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Travel | Traveling
Flight Delayed Or Canceled? Here Are The First Steps You Should Take


Recent months have been extremely difficult for airlines despite, or because of, rapidly increasing demand for leisure travel. With a shortage of airport and security operation staff, pilots, summer thunderstorms, and restrictive FAA actions, travel has been a challenging experience for many. The lucky are faced with hours-long lines. The unlucky are left with rolling flight delays or cancellations. For example, over one weekend in June 2022, nearly 14,000 flights were canceled or delayed "within, out of, or into the US." If taking flight this summer, be proactive and ensure you are prepared to respond to delays and cancellations.
Get to your destination as directly as possible. Even if the ticket costs more, consider a nonstop flight. Also, opt for a flight earlier in the day for two reasons. First, weather events are more common in the afternoon. Second, for the first flight of the day, the airplane is likely already parked at the airport, so you don't have to worry about the plane you're scheduled to fly on not arriving.

Check your flight status frequently. Download the airline's smartphone app and turn on push notifications so you receive alerts to any changes, sometimes even before gate agents make announcements. You can monitor the status of your inbound aircraft and get a heads-up on potential delays this way.

Book your flight directly on the airline's website or with a travel agent to ensure a smooth customer service experience should something go wrong. Avoid discount websites or online travel agencies, as in many cases, changes have to be handled directly with these groups rather than with the airline directly.
Cancel yourself
Airlines will often issue travel waivers ahead of anticipated bad weather or, as seen recently, if they expect to be overwhelmed. This is your opportunity to consider if you really need to travel on the specific dates you booked. You can usually reschedule flights to depart or arrive a few days earlier or later and avoid paying fare differences. As long as your destination remains unchanged, this can be a helpful way to get a nonstop or more timely flight.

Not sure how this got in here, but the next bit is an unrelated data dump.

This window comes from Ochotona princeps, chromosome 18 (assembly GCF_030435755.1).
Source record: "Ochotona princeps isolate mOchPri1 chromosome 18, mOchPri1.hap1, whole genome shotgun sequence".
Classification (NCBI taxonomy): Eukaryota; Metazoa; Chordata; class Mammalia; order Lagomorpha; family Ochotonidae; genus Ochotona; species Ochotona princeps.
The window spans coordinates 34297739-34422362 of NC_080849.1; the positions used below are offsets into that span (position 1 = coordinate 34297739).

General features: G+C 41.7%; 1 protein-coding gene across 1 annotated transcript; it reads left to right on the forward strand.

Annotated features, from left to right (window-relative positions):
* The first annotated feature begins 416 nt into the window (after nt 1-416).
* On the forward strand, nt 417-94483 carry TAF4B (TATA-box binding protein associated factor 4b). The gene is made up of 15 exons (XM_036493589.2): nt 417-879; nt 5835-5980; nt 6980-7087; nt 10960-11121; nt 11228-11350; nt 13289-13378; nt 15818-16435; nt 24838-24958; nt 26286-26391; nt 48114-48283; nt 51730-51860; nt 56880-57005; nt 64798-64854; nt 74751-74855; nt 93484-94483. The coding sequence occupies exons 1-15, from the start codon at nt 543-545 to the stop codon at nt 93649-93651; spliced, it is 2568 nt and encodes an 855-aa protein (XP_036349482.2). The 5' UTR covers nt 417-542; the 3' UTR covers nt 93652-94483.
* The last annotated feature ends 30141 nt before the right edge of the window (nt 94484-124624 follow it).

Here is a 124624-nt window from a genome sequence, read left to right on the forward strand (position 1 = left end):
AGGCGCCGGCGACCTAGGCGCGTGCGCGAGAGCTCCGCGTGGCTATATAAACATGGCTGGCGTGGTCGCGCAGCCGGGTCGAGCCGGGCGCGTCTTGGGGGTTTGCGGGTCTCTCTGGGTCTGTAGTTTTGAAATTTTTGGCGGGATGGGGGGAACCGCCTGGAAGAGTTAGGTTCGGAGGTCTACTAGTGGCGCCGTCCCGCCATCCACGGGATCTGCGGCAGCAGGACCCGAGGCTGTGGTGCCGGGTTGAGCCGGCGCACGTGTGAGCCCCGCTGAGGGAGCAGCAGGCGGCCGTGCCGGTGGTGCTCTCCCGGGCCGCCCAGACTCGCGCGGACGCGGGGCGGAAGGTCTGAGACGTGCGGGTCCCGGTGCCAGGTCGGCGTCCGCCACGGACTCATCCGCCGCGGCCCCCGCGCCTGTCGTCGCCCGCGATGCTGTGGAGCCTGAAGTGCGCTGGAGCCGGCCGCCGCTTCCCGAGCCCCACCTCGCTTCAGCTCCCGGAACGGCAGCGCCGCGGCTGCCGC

Plan for cancellation
Before you head to the airport, write down the flight numbers and times of flights you could alternatively take to get where you need to go. This is another good reason to fly in the morning as you have more options to fix problems throughout the day. In this case, don't only consider nonstop flights, search flights with connections, including ones in different regions of the country where weather is likely different. Also, consider nearby airports that may be a short car ride away from your desired destination.

If cancellation occurs, try to get help in various ways. First, by all means, get in line to speak with a customer service agent (in the airline's club lounges if you have access), but also do the following things simultaneously.

Check the airline's app or website, as you may have been automatically rebooked. Review any changes and attempt to rebook yourself if you can.

Call the airline using the preferred number that matches your status if you have access. Try using international call center numbers where you may experience a shorter hold time.

Reach out to the airline on social media. Agents are responsive on Twitter and Facebook and wait times for help can be shorter.

When you get help through whatever medium, don't just tell the representative your flight was canceled - ask them to consider your pre-planned solutions.